RAINBOW       A Monte Carlo Simulation of a Rainbow
 
     Imagine a large number of of parallel rays hitting a spherical
     rain drop. For each ray we plot a single point of light in accordance
     with the laws of reflection and refraction. For each ray of light we
     randomly choose a color that will be seen by an observer once it has
     been refracted & reflected either resulting in a point of light in
     the primary or secondary rainbow. Since we are randomly assigning a
     color from the spectrum to a ray, the process is using a Monte Carlo
     simulation. In order to get the angles correct we use the refraction
     index of the colored light for the mediums air and water. This also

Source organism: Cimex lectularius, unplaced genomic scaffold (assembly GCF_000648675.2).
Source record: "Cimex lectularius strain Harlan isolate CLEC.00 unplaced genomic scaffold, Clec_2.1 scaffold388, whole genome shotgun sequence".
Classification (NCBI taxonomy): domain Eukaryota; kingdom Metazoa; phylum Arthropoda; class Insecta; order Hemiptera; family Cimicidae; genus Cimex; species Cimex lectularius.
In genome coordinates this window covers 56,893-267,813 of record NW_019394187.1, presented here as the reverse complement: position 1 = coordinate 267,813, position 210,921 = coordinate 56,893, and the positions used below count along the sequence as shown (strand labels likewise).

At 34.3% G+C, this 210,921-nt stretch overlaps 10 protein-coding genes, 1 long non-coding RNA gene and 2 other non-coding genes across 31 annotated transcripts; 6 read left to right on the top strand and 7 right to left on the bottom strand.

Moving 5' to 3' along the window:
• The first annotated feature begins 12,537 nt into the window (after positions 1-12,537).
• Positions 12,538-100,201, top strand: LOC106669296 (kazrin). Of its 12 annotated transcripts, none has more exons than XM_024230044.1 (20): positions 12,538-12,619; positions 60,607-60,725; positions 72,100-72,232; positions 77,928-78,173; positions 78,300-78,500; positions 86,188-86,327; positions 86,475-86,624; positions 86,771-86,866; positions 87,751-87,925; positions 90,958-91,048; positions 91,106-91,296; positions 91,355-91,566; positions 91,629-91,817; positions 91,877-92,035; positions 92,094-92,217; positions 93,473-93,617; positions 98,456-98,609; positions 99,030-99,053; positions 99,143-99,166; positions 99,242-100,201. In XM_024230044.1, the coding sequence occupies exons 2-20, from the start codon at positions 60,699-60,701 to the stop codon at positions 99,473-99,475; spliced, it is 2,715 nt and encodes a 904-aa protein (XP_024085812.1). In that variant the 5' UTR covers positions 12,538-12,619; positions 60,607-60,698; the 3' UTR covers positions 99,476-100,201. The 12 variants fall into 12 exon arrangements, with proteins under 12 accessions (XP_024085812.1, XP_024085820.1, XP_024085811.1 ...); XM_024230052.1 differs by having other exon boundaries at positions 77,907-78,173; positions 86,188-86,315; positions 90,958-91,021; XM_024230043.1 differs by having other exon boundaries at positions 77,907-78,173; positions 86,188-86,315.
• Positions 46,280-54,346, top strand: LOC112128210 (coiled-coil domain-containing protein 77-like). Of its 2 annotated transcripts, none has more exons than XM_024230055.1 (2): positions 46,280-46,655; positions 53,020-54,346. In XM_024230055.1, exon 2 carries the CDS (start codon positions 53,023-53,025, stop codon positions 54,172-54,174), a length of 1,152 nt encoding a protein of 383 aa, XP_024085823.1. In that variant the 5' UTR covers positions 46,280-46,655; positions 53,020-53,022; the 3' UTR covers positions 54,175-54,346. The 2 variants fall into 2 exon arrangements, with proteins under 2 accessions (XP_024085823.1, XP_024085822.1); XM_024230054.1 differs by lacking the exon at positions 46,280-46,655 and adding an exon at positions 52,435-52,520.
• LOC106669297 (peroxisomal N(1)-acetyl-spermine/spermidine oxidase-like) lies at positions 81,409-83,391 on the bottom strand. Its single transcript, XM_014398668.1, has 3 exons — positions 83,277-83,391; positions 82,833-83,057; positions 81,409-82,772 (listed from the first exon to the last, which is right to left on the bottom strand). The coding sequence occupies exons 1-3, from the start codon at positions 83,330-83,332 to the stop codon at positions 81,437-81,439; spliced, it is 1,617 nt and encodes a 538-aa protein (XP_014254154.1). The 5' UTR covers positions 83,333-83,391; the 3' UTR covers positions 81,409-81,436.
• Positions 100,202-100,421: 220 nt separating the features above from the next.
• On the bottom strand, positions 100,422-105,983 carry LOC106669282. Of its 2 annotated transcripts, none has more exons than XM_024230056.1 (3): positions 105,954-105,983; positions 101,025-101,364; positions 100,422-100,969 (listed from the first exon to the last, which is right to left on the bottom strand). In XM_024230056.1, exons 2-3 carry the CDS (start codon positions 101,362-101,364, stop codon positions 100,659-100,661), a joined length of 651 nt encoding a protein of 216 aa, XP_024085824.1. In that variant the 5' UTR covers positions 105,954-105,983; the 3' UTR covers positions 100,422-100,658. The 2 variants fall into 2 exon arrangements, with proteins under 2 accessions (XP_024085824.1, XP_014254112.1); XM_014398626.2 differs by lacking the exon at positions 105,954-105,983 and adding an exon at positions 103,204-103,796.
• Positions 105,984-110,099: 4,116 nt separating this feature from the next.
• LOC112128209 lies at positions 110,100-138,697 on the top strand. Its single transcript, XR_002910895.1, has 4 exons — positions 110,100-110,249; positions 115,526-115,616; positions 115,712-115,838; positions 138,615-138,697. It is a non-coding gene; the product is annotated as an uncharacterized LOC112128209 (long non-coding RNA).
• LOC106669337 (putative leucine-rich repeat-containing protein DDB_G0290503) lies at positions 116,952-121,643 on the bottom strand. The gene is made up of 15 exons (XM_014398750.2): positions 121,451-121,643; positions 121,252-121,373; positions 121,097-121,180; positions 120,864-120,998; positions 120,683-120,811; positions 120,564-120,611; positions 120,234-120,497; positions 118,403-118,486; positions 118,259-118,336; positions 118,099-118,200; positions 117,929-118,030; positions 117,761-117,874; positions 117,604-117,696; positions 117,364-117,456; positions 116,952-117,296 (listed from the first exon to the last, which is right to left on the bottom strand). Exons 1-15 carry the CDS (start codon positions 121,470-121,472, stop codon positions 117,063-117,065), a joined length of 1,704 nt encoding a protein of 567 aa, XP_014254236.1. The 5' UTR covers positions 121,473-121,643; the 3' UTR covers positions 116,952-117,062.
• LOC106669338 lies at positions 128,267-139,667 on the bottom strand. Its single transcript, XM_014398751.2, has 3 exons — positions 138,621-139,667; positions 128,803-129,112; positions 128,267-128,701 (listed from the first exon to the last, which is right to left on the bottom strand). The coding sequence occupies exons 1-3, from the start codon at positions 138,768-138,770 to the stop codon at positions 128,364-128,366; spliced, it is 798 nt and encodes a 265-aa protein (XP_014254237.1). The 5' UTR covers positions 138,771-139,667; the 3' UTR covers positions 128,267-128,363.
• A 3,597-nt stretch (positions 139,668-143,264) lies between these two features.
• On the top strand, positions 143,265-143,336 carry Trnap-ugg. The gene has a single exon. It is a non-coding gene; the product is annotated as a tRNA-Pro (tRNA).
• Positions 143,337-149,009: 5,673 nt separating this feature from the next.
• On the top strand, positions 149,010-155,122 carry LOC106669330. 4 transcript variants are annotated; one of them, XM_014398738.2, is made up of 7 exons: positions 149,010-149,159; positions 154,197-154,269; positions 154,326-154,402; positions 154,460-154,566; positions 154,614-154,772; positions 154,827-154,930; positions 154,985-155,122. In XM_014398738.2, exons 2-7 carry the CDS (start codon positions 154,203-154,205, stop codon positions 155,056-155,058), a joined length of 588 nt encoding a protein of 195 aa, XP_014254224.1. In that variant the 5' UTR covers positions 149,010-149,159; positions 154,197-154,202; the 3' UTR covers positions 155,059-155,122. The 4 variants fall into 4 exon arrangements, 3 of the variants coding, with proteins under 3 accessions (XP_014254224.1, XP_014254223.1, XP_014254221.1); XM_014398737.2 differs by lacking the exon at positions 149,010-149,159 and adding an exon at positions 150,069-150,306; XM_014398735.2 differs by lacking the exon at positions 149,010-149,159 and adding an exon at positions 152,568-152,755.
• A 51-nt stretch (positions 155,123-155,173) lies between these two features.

determines the placement of the corresponding dot of light in our picture.
 
     The crucial line of code is the expression for N. By changing this
     line we can simulate rainbows in various mediums.
 
 INPUT:  ptlimit = number of point (rays) to use in the simulation.
         (If no input is specified 10,000 are used.)
 
 OUTPUT: primary and secondary rainbow arcs
 
      Original source: "Monte Carlo Computer Simulation of a Rainbow", by
      Donald Olsen, et al., The Physics Teacher, April 1990, pp. 226-227
 
      This was the result of an NSF summer program involving eighth and ninth
      grade students. The original program was written in Applesoft Basic.
 
 
     David R. Hill, Mathematics Dept., Temple Univ.
     Philadelphia, PA. 19122    Email: dhill001@temple.edu
 
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 CONSTRUCTED for use with NSF Project DEMOs with POSITIVE IMPACT
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